searching for the nude in the landscape.
I didn't know until that moment that the muse could be male or of the narcotic effect the imagination can have on fear and pain.Byrna Barclay's fourth novel is a delightful blend of styles. The novel becomes the retrospective that the son, Paul, puts together for a showing of his mother, Estelle Caron's paintings. The book is also a collection of letters that Estelle writes to a psychiatrist in which she tells a story or vignette. The novel also consists of entries from Estelle's journal and poetry that are intended to tell Paul about his father. The unusual format of the novel weaves the various parts together to paint a highly informative portrait of a woman who struggles to give her son a sense of life.
And then, for the first time, I moved the landscape indoors.
Cezanne said that nothing painted in the studio could ever equal what was done outdoors: the contrast of figures with open air settings. Your father wanted me to copy him, but I resisted, compelled to follow the light where it led me. Even before our honeymoon I had been loathe to make love inside and lured your father out of the cars behind barns, down to the riverbank, or into my mother's sunflower garden at home. Here, it was harder to find privacy. So I isolated the patient, surrounding him - and the dentist - by what the light carried into the room from the window.
After the visit to the dentist, my search for the nude muse began in earnest; I was driven, once I fully realized that time and place could dissolve a painting, people superimpose upon each other, and that, dreamed or imagined, Cezanne's plein-airisme contained its equal and opposite reversal. Rather than contrast figures and landscape, the land and its meaning may be brought inside as a way of showing how we come from and are part of the earth and that all it holds and promises is in us too. In either setting, the mindscape may be tapped and revealed. The final painting must be an orgy of colour!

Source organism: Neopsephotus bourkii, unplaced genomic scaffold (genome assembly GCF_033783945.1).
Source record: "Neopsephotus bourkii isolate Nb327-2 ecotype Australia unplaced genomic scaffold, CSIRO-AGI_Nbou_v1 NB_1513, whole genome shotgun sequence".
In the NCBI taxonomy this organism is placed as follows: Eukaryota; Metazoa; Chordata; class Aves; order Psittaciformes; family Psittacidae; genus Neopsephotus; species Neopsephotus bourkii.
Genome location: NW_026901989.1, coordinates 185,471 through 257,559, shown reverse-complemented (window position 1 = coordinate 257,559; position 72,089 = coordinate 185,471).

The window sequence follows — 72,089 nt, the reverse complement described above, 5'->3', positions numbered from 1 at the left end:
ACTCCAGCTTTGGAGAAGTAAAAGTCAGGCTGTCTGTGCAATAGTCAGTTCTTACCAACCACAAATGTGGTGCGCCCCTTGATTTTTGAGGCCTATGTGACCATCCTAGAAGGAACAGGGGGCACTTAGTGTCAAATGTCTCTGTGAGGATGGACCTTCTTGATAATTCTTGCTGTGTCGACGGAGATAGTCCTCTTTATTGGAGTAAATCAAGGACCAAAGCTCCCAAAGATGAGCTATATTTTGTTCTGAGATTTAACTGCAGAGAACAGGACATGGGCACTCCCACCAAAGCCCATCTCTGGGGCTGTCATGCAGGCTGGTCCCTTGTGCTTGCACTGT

But even now, trying to put it into words for the first time - for you - I feel a loss of faith, of integrity, of ownership. The story and its painting comes from me, you see, but is not me. Just like you. I can imagine your eyes. Perhaps they will be as black as your father's but as mild of expression as my father's, with an oval slant like mine, yet they can only be your distinctive eyes because of what you will see and how you will react to that vision.
The complexity created by the woven pieces of plot make this a novel to read over and over again: on first reading, the reader is well aware that s/he is only skimming the surface.
Deborah Mervold is a teacher-librarian in a grade 6 to 12 school, and a Grade 12 English teacher at Shellbrook Composite High School.
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Copyright © 1997 the Manitoba Library Association. Reproduction for personal use is permitted only if this copyright notice is maintained. Any other reproduction is prohibited without permission.
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